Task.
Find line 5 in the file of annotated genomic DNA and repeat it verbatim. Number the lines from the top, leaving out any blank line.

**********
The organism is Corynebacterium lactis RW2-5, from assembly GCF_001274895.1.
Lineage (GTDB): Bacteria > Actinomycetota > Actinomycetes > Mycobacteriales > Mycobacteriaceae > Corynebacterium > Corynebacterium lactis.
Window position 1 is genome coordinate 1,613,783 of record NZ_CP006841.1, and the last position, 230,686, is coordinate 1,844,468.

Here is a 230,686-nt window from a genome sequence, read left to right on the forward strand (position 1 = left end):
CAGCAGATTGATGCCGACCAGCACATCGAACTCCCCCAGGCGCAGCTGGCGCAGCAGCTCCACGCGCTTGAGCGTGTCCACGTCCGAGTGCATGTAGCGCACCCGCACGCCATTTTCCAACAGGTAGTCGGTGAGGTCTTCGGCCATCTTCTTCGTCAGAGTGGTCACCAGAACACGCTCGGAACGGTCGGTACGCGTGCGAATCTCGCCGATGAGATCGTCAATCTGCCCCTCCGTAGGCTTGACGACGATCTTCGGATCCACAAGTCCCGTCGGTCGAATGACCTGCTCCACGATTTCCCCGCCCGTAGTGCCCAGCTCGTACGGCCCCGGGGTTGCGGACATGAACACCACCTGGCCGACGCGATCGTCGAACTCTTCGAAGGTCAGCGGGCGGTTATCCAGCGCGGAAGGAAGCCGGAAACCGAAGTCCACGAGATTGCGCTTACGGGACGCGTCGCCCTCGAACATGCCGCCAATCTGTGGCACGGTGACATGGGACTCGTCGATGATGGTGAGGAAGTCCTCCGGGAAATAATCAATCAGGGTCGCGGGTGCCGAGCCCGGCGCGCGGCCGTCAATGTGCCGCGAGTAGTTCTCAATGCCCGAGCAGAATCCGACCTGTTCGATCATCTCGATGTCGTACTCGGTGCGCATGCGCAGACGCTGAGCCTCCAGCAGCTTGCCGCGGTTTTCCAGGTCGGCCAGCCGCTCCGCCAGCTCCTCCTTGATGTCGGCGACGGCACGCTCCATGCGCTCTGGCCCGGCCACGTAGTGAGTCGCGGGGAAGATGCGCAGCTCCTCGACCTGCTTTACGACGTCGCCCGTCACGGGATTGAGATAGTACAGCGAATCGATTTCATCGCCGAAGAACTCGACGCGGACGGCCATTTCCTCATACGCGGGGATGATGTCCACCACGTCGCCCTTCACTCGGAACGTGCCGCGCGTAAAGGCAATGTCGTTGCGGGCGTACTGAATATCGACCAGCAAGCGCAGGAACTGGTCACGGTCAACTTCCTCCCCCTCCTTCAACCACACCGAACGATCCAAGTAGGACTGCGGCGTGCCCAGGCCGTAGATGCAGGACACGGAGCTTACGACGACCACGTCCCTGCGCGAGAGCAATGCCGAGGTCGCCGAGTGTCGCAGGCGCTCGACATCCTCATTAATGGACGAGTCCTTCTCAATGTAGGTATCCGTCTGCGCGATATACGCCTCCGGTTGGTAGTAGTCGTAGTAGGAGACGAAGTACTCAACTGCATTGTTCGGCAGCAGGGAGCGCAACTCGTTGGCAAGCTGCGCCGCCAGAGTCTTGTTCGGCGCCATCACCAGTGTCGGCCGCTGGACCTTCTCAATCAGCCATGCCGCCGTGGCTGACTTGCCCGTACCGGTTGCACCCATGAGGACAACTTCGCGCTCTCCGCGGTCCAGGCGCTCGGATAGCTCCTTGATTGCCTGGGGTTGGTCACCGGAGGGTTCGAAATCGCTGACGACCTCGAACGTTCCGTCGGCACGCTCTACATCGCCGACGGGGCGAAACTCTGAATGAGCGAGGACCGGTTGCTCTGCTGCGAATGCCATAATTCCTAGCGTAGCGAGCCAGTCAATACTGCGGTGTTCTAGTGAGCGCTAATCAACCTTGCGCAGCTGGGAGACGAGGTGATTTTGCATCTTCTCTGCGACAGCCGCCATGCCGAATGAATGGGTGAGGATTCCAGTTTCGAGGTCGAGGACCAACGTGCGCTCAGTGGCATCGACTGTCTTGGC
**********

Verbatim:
CAGCAGATTGATGCCGACCAGCACATCGAACTCCCCCAGGCGCAGCTGGCGCAGCAGCTCCACGCGCTTGAGCGTGTCCACGTCCGAGTGCATGTAGCGCACCCGCACGCCATTTTCCAACAGGTAGTCGGTGAGGTCTTCGGCCATCTTCTTCGTCAGAGTGGTCACCAGAACACGCTCGGAACGGTCGGTACGCGTGCGAATCTCGCCGATGAGATCGTCAATCTGCCCCTCCGTAGGCTTGACGACGATCTTCGGATCCACAAGTCCCGTCGGTCGAATGACCTGCTCCACGATTTCCCCGCCCGTAGTGCCCAGCTCGTACGGCCCCGGGGTTGCGGACATGAACACCACCTGGCCGACGCGATCGTCGAACTCTTCGAAGGTCAGCGGGCGGTTATCCAGCGCGGAAGGAAGCCGGAAACCGAAGTCCACGAGATTGCGCTTACGGGACGCGTCGCCCTCGAACATGCCGCCAATCTGTGGCACGGTGACATGGGACTCGTCGATGATGGTGAGGAAGTCCTCCGGGAAATAATCAATCAGGGTCGCGGGTGCCGAGCCCGGCGCGCGGCCGTCAATGTGCCGCGAGTAGTTCTCAATGCCCGAGCAGAATCCGACCTGTTCGATCATCTCGATGTCGTACTCGGTGCGCATGCGCAGACGCTGAGCCTCCAGCAGCTTGCCGCGGTTTTCCAGGTCGGCCAGCCGCTCCGCCAGCTCCTCCTTGATGTCGGCGACGGCACGCTCCATGCGCTCTGGCCCGGCCACGTAGTGAGTCGCGGGGAAGATGCGCAGCTCCTCGACCTGCTTTACGACGTCGCCCGTCACGGGATTGAGATAGTACAGCGAATCGATTTCATCGCCGAAGAACTCGACGCGGACGGCCATTTCCTCATACGCGGGGATGATGTCCACCACGTCGCCCTTCACTCGGAACGTGCCGCGCGTAAAGGCAATGTCGTTGCGGGCGTACTGAATATCGACCAGCAAGCGCAGGAACTGGTCACGGTCAACTTCCTCCCCCTCCTTCAACCACACCGAACGATCCAAGTAGGACTGCGGCGTGCCCAGGCCGTAGATGCAGGACACGGAGCTTACGACGACCACGTCCCTGCGCGAGAGCAATGCCGAGGTCGCCGAGTGTCGCAGGCGCTCGACATCCTCATTAATGGACGAGTCCTTCTCAATGTAGGTATCCGTCTGCGCGATATACGCCTCCGGTTGGTAGTAGTCGTAGTAGGAGACGAAGTACTCAACTGCATTGTTCGGCAGCAGGGAGCGCAACTCGTTGGCAAGCTGCGCCGCCAGAGTCTTGTTCGGCGCCATCACCAGTGTCGGCCGCTGGACCTTCTCAATCAGCCATGCCGCCGTGGCTGACTTGCCCGTACCGGTTGCACCCATGAGGACAACTTCGCGCTCTCCGCGGTCCAGGCGCTCGGATAGCTCCTTGATTGCCTGGGGTTGGTCACCGGAGGGTTCGAAATCGCTGACGACCTCGAACGTTCCGTCGGCACGCTCTACATCGCCGACGGGGCGAAACTCTGAATGAGCGAGGACCGGTTGCTCTGCTGCGAATGCCATAATTCCTAGCGTAGCGAGCCAGTCAATACTGCGGTGTTCTAGTGAGCGCTAATCAACCTTGCGCAGCTGGGAGACGAGGTGATTTTGCATCTTCTCTGCGACAGCCGCCATGCCGAATGAATGGGTGAGGATTCCAGTTTCGAGGTCGAGGACCAACGTGCGCTCAGTGGCATCGACTGTCTTGGC